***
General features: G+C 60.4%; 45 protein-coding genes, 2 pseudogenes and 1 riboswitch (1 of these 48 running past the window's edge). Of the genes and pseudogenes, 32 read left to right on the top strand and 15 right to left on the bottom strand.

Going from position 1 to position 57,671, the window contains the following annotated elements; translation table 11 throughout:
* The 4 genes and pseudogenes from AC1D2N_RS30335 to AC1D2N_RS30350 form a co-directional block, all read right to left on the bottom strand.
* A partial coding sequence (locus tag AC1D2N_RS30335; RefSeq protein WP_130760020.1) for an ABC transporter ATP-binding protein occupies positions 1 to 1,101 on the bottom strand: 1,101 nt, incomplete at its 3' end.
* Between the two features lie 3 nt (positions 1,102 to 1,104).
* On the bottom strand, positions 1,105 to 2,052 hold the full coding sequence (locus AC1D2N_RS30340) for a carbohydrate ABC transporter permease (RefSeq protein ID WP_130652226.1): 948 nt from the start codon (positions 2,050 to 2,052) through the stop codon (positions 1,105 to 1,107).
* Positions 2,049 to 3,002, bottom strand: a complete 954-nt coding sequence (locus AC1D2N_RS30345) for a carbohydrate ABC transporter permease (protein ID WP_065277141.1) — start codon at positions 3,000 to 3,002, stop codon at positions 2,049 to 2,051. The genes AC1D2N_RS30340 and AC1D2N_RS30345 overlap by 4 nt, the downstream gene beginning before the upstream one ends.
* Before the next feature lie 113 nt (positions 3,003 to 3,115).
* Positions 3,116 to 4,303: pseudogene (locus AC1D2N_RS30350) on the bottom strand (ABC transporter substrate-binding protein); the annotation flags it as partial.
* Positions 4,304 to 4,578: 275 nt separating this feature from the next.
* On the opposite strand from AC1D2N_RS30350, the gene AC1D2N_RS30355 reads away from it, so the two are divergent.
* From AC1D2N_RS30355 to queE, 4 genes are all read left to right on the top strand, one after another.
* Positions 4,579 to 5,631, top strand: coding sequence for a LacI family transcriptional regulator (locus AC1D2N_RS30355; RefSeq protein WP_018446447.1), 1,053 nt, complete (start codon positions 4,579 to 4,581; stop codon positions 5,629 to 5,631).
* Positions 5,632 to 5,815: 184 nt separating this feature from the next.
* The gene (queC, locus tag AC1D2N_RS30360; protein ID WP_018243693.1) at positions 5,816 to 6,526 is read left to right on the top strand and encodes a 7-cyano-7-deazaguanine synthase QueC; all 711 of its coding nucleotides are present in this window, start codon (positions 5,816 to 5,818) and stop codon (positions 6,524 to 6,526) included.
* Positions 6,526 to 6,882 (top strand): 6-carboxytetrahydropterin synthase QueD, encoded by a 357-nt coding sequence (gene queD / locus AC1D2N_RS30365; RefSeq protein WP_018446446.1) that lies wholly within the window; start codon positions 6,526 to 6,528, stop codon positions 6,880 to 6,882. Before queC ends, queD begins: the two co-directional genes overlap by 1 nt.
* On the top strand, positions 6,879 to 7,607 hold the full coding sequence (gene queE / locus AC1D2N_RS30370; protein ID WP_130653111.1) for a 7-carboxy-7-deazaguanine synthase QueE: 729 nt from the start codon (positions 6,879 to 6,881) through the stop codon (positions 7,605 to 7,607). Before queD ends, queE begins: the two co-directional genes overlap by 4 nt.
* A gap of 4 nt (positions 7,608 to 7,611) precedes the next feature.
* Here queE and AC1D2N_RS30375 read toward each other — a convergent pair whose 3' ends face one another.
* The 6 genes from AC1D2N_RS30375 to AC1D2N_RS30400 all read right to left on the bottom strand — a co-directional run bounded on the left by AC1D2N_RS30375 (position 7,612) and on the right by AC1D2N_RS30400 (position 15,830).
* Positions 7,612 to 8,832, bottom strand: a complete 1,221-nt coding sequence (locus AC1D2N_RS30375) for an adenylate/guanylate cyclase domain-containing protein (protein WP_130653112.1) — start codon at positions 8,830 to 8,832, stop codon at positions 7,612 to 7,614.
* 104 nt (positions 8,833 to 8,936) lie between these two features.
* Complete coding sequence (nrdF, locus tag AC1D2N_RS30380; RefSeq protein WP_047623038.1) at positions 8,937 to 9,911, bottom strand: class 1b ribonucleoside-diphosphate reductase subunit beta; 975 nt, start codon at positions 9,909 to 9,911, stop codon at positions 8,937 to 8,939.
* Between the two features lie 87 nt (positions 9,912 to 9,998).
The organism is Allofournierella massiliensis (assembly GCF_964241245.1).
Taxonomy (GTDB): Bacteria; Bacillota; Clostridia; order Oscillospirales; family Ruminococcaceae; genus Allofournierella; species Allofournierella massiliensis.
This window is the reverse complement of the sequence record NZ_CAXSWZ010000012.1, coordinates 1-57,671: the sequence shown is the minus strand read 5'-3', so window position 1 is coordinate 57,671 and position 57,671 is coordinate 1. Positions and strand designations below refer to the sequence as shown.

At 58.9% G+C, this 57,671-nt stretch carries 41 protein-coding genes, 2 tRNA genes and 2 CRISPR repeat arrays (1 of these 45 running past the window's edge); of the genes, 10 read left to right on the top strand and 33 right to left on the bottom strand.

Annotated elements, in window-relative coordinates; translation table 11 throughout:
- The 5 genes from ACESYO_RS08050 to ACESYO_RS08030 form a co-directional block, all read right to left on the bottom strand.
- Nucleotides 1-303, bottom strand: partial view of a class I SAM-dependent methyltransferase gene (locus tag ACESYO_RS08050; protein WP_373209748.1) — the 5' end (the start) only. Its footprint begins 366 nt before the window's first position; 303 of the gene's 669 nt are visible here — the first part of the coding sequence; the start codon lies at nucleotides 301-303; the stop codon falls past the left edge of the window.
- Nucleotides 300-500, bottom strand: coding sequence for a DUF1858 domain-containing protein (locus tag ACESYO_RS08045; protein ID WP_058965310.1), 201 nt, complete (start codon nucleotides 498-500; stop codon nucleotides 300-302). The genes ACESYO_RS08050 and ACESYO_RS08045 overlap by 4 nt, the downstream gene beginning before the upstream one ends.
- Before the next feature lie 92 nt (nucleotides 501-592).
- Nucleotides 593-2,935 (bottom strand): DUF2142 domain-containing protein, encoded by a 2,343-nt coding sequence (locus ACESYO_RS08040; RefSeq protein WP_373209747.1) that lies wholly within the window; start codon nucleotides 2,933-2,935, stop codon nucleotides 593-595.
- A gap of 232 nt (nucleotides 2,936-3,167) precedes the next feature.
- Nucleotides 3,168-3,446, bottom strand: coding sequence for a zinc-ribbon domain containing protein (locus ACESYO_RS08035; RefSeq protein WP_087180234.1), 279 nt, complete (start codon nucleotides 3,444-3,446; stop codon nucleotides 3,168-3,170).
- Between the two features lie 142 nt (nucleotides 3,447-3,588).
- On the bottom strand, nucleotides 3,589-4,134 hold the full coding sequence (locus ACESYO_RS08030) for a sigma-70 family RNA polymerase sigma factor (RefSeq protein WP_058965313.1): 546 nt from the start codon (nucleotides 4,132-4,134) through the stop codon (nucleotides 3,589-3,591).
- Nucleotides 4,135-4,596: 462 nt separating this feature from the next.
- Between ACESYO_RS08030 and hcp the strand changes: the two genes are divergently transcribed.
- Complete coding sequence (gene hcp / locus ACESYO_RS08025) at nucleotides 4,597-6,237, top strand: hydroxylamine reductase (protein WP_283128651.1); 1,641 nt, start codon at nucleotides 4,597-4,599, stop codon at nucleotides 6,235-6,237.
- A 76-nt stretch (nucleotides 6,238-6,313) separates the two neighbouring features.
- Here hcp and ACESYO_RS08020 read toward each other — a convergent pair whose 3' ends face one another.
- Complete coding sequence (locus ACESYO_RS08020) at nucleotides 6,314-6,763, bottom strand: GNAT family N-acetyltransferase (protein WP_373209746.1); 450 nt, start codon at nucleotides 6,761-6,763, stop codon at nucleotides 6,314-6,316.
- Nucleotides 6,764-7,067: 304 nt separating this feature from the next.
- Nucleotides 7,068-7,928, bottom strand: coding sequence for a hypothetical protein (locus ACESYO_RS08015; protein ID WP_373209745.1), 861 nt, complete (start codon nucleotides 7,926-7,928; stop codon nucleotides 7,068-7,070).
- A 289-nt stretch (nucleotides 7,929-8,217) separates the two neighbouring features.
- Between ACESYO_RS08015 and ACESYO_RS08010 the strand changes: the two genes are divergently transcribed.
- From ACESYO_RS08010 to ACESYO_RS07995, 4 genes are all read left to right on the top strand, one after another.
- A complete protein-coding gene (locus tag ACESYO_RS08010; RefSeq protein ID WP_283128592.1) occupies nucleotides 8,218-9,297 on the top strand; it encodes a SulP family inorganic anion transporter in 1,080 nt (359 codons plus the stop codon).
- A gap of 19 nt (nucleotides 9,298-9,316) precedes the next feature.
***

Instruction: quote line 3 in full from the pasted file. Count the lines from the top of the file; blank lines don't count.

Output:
* The 4 genes and pseudogenes from AC1D2N_RS30335 to AC1D2N_RS30350 form a co-directional block, all read right to left on the bottom strand.